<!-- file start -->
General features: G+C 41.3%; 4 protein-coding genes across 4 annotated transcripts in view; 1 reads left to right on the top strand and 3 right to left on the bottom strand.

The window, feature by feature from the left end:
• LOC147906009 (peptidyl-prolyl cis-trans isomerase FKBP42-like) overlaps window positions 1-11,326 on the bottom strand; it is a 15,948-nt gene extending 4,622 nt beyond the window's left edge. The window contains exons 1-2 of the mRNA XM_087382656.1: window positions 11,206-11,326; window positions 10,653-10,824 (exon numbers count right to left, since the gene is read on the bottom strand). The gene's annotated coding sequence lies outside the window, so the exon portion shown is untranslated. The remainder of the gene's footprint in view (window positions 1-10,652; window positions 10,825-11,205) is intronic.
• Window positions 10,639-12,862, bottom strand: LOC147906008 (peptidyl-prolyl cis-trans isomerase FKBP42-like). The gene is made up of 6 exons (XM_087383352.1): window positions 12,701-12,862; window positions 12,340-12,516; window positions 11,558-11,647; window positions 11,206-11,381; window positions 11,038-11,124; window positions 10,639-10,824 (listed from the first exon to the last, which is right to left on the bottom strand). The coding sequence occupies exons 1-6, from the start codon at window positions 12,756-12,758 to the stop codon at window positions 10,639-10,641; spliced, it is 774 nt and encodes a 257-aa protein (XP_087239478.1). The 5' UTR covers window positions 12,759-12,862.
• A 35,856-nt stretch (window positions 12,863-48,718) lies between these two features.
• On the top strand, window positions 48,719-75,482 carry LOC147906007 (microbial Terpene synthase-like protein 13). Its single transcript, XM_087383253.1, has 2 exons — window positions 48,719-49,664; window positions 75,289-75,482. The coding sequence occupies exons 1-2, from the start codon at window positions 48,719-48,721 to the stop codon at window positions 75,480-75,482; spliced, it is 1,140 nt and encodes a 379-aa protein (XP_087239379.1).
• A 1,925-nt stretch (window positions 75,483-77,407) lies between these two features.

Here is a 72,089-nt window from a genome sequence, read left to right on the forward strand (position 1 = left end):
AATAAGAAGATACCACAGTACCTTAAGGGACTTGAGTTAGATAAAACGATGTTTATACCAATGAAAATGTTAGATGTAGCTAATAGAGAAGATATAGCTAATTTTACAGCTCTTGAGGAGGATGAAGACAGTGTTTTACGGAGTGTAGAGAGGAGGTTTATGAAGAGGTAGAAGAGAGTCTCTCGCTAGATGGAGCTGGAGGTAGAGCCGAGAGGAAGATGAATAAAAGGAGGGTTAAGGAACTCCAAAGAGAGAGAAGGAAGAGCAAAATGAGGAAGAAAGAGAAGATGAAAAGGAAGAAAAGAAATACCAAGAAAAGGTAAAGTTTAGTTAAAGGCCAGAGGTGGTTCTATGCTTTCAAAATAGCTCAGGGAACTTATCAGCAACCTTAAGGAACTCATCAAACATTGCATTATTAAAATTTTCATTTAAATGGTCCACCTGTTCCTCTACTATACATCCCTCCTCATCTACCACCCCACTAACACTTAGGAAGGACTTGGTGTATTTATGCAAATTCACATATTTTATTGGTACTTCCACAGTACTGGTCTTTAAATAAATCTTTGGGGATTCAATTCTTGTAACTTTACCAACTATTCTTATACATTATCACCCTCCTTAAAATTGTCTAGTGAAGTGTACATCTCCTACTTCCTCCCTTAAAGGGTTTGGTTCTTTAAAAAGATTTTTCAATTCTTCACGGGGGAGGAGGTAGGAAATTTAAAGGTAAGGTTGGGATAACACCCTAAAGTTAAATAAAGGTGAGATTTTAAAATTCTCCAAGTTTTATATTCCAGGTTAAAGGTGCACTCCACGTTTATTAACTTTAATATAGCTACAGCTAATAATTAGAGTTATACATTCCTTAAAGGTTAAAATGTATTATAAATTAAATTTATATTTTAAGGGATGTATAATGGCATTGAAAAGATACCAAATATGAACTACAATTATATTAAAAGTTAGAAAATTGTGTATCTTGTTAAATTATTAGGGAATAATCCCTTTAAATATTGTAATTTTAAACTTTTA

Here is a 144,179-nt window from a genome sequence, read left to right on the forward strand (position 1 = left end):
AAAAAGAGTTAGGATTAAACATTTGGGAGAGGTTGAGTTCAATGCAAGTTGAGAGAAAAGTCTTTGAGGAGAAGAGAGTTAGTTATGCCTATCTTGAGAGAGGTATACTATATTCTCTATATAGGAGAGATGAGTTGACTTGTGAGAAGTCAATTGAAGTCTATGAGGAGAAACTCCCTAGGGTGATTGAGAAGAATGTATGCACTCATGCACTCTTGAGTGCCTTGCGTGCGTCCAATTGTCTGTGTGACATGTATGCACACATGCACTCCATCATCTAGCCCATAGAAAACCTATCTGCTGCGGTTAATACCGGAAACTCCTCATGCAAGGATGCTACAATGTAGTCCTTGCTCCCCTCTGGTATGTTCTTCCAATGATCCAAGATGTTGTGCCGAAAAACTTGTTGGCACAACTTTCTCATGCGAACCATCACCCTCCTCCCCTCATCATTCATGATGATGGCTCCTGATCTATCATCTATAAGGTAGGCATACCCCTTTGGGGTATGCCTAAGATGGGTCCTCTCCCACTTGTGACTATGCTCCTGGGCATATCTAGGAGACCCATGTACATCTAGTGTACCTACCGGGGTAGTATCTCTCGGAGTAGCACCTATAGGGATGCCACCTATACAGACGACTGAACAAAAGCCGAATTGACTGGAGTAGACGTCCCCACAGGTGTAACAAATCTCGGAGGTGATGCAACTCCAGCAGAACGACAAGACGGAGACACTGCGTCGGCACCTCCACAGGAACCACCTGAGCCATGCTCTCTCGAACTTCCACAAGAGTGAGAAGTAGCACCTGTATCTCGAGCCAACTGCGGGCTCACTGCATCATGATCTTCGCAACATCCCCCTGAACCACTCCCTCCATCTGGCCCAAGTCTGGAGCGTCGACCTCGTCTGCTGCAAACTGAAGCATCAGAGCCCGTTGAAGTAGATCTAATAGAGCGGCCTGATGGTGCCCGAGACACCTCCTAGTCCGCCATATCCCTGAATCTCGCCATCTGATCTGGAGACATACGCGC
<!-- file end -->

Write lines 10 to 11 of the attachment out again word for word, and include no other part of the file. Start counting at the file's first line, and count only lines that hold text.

Here is a 144,179-nt window from a genome sequence, read left to right on the forward strand (position 1 = left end):
AAAAAGAGTTAGGATTAAACATTTGGGAGAGGTTGAGTTCAATGCAAGTTGAGAGAAAAGTCTTTGAGGAGAAGAGAGTTAGTTATGCCTATCTTGAGAGAGGTATACTATATTCTCTATATAGGAGAGATGAGTTGACTTGTGAGAAGTCAATTGAAGTCTATGAGGAGAAACTCCCTAGGGTGATTGAGAAGAATGTATGCACTCATGCACTCTTGAGTGCCTTGCGTGCGTCCAATTGTCTGTGTGACATGTATGCACACATGCACTCCATCATCTAGCCCATAGAAAACCTATCTGCTGCGGTTAATACCGGAAACTCCTCATGCAAGGATGCTACAATGTAGTCCTTGCTCCCCTCTGGTATGTTCTTCCAATGATCCAAGATGTTGTGCCGAAAAACTTGTTGGCACAACTTTCTCATGCGAACCATCACCCTCCTCCCCTCATCATTCATGATGATGGCTCCTGATCTATCATCTATAAGGTAGGCATACCCCTTTGGGGTATGCCTAAGATGGGTCCTCTCCCACTTGTGACTATGCTCCTGGGCATATCTAGGAGACCCATGTACATCTAGTGTACCTACCGGGGTAGTATCTCTCGGAGTAGCACCTATAGGGATGCCACCTATACAGACGACTGAACAAAAGCCGAATTGACTGGAGTAGACGTCCCCACAGGTGTAACAAATCTCGGAGGTGATGCAACTCCAGCAGAACGACAAGACGGAGACACTGCGTCGGCACCTCCACAGGAACCACCTGAGCCATGCTCTCTCGAACTTCCACAAGAGTGAGAAGTAGCACCTGTATCTCGAGCCAACTGCGGGCTCACTGCATCATGATCTTCGCAACATCCCCCTGAACCACTCCCTCCATCTGGCCCAAGTCTGGAGCGTCGACCTCGTCTGCTGCAAACTGAAGCATCAGAGCCCGTTGAAGTAGATCTAATAGAGCGGCCTGATGGTGCCCGAGACACCTCCTAGTCCGCCATATCCCTGAATCTCGCCATCTGATCTGGAGACATACGCGC